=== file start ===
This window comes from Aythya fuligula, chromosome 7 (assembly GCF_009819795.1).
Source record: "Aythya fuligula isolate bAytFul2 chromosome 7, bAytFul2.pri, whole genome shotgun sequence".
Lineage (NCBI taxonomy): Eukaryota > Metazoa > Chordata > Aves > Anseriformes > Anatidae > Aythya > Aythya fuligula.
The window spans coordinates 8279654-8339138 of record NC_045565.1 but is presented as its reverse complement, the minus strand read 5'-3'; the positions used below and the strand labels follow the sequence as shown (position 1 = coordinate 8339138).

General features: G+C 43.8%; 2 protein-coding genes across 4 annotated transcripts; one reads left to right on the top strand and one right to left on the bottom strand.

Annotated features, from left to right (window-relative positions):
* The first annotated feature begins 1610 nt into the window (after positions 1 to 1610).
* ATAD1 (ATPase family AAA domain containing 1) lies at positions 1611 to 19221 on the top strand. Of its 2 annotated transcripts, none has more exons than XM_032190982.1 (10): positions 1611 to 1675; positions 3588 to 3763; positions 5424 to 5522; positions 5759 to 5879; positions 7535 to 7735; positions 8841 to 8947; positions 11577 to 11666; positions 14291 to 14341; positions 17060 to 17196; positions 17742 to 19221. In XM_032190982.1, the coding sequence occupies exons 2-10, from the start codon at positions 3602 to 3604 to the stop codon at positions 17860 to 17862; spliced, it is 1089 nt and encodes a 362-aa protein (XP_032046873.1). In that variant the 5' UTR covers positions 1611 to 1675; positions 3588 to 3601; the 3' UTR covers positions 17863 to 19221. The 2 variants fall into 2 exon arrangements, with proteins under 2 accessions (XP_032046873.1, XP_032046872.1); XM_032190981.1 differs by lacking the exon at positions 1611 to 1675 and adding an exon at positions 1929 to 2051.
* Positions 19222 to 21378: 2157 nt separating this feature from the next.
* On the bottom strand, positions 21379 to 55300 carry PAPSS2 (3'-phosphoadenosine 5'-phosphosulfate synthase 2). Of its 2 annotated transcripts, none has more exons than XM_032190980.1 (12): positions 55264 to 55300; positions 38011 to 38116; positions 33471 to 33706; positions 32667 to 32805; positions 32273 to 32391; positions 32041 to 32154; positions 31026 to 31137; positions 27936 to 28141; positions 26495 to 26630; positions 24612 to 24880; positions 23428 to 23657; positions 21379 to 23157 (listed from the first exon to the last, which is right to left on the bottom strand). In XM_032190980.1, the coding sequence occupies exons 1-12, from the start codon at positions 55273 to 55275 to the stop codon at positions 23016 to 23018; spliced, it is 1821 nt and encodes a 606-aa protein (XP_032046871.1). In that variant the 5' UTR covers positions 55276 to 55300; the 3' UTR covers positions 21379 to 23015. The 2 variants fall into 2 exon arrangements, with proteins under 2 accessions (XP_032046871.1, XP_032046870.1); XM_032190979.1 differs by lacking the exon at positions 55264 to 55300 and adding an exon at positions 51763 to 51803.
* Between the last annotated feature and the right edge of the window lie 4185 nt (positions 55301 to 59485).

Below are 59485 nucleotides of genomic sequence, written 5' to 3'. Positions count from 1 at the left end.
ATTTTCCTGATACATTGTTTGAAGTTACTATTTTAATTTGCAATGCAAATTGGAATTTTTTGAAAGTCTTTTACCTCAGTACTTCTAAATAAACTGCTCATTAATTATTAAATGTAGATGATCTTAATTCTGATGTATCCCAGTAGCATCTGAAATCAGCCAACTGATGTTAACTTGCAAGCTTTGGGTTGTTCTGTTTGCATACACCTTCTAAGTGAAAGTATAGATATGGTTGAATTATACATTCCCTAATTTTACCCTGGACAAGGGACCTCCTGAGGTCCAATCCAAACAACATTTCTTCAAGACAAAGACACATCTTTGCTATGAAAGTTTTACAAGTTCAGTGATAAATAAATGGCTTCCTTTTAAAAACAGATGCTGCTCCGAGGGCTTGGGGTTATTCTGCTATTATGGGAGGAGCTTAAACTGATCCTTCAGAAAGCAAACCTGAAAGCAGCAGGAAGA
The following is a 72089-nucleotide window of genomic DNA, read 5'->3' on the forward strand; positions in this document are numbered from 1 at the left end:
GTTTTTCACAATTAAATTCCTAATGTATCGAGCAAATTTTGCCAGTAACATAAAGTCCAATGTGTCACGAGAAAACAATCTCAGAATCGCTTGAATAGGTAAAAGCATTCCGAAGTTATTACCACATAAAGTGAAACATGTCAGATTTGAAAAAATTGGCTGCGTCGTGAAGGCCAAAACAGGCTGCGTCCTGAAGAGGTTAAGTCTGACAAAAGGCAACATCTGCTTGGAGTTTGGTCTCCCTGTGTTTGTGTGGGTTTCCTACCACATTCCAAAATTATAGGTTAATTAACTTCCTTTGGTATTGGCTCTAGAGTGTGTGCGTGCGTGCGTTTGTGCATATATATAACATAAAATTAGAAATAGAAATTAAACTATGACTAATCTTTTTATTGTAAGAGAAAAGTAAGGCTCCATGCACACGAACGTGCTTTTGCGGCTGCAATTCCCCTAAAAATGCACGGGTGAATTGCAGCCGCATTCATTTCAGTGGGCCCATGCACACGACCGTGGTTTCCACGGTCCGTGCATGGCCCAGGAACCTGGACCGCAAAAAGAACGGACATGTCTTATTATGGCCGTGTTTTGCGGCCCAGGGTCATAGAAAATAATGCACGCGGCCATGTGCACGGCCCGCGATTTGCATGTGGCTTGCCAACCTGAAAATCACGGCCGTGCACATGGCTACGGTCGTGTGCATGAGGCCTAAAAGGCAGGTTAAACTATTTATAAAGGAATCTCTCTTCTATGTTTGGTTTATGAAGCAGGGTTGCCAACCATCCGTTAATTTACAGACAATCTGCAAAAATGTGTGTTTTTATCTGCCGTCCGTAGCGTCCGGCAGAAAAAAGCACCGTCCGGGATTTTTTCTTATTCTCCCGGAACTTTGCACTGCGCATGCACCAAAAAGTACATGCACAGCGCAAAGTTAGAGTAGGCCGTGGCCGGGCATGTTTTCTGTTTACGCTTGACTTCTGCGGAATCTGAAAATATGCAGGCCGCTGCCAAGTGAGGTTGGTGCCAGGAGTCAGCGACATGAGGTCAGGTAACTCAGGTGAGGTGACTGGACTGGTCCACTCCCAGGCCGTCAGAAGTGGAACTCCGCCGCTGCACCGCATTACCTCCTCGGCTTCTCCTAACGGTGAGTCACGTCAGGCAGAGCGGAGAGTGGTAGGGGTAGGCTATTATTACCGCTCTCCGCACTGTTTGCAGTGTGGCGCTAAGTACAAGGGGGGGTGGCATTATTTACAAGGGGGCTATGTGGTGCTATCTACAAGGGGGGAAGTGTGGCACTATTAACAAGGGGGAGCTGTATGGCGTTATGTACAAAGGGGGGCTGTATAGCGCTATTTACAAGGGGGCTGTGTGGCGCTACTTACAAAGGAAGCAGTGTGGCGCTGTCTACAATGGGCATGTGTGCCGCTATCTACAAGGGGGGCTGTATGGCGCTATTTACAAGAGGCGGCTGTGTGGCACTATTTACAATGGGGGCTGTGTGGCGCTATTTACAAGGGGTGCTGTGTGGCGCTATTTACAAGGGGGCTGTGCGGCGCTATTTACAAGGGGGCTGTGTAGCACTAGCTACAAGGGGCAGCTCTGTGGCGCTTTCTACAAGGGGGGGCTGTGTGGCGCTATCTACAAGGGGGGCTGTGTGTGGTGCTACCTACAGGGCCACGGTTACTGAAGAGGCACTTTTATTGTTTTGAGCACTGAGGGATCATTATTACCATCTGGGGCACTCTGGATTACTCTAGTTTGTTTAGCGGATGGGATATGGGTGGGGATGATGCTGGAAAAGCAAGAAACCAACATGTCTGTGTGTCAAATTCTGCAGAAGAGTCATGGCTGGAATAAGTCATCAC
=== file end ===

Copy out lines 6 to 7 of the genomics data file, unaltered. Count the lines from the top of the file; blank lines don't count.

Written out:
Annotated features, from left to right (window-relative positions):
* The first annotated feature begins 1610 nt into the window (after positions 1 to 1610).